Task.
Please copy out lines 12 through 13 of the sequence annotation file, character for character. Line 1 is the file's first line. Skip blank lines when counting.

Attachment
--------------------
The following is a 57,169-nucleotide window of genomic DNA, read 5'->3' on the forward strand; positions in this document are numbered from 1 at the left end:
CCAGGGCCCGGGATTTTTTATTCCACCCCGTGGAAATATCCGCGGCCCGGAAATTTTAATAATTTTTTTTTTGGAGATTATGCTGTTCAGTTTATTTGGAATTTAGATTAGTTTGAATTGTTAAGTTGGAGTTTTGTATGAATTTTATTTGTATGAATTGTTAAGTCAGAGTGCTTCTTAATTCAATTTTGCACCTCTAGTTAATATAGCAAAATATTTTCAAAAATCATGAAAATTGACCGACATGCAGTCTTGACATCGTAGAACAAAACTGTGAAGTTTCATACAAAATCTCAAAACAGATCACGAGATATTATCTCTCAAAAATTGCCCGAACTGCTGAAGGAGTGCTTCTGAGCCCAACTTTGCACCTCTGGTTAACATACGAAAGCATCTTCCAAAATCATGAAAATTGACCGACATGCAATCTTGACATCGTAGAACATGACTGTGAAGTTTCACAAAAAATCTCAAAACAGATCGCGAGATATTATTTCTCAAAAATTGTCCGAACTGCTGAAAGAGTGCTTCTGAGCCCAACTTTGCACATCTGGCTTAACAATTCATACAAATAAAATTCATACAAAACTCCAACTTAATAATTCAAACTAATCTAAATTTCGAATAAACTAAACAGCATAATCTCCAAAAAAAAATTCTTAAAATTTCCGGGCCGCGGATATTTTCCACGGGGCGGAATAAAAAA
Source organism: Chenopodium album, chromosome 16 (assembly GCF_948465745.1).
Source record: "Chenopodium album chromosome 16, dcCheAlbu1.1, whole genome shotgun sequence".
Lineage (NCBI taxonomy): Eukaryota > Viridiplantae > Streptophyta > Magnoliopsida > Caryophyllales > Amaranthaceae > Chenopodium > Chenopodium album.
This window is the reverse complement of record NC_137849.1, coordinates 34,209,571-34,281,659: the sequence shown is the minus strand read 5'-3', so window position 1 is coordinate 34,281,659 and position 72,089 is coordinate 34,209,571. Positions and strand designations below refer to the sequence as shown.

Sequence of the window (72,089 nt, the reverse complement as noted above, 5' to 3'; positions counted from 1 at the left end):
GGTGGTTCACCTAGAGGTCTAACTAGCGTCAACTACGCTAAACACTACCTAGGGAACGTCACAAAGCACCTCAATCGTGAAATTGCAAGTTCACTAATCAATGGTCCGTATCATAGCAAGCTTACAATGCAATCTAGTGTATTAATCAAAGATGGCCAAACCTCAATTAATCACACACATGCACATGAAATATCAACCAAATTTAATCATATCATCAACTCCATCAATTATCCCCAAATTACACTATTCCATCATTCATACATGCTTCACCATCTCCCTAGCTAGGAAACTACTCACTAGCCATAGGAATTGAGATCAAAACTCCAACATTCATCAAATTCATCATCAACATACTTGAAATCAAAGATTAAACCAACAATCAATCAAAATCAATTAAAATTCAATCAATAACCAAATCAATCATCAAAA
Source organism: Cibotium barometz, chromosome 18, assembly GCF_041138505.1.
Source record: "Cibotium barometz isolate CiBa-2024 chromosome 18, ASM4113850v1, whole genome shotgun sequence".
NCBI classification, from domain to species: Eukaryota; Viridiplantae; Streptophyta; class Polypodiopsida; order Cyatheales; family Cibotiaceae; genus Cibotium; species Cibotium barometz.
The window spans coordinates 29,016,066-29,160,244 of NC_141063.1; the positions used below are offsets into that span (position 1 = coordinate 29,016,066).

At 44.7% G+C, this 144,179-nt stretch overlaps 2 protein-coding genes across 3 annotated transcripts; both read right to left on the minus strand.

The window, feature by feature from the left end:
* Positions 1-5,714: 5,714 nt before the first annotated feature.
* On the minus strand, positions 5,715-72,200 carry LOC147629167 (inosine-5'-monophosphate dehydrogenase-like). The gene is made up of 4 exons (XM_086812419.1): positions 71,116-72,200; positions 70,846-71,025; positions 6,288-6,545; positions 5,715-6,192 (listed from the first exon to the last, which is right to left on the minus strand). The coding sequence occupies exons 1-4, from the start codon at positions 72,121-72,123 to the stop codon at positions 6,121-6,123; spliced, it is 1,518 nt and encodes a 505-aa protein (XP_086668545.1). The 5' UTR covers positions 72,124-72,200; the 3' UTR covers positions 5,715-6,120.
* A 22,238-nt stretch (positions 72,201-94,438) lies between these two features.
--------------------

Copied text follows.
The window spans coordinates 29,016,066-29,160,244 of NC_141063.1; the positions used below are offsets into that span (position 1 = coordinate 29,016,066).

At 44.7% G+C, this 144,179-nt stretch overlaps 2 protein-coding genes across 3 annotated transcripts; both read right to left on the minus strand.